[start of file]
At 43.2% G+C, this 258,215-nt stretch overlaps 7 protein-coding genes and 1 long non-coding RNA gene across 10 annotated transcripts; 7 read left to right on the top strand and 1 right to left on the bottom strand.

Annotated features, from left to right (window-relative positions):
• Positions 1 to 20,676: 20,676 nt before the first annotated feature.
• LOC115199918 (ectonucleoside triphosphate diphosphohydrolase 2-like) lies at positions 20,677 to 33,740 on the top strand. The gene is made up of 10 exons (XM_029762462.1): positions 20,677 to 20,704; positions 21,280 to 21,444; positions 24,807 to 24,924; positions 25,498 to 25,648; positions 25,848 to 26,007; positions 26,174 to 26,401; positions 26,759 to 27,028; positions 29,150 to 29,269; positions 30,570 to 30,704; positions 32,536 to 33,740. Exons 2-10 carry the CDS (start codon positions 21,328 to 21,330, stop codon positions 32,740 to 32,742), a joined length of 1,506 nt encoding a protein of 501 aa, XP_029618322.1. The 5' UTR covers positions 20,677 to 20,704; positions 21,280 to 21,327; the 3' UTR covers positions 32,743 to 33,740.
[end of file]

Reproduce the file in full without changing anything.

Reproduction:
At 43.2% G+C, this 258,215-nt stretch overlaps 7 protein-coding genes and 1 long non-coding RNA gene across 10 annotated transcripts; 7 read left to right on the top strand and 1 right to left on the bottom strand.

Annotated features, from left to right (window-relative positions):
• Positions 1 to 20,676: 20,676 nt before the first annotated feature.
• LOC115199918 (ectonucleoside triphosphate diphosphohydrolase 2-like) lies at positions 20,677 to 33,740 on the top strand. The gene is made up of 10 exons (XM_029762462.1): positions 20,677 to 20,704; positions 21,280 to 21,444; positions 24,807 to 24,924; positions 25,498 to 25,648; positions 25,848 to 26,007; positions 26,174 to 26,401; positions 26,759 to 27,028; positions 29,150 to 29,269; positions 30,570 to 30,704; positions 32,536 to 33,740. Exons 2-10 carry the CDS (start codon positions 21,328 to 21,330, stop codon positions 32,740 to 32,742), a joined length of 1,506 nt encoding a protein of 501 aa, XP_029618322.1. The 5' UTR covers positions 20,677 to 20,704; positions 21,280 to 21,327; the 3' UTR covers positions 32,743 to 33,740.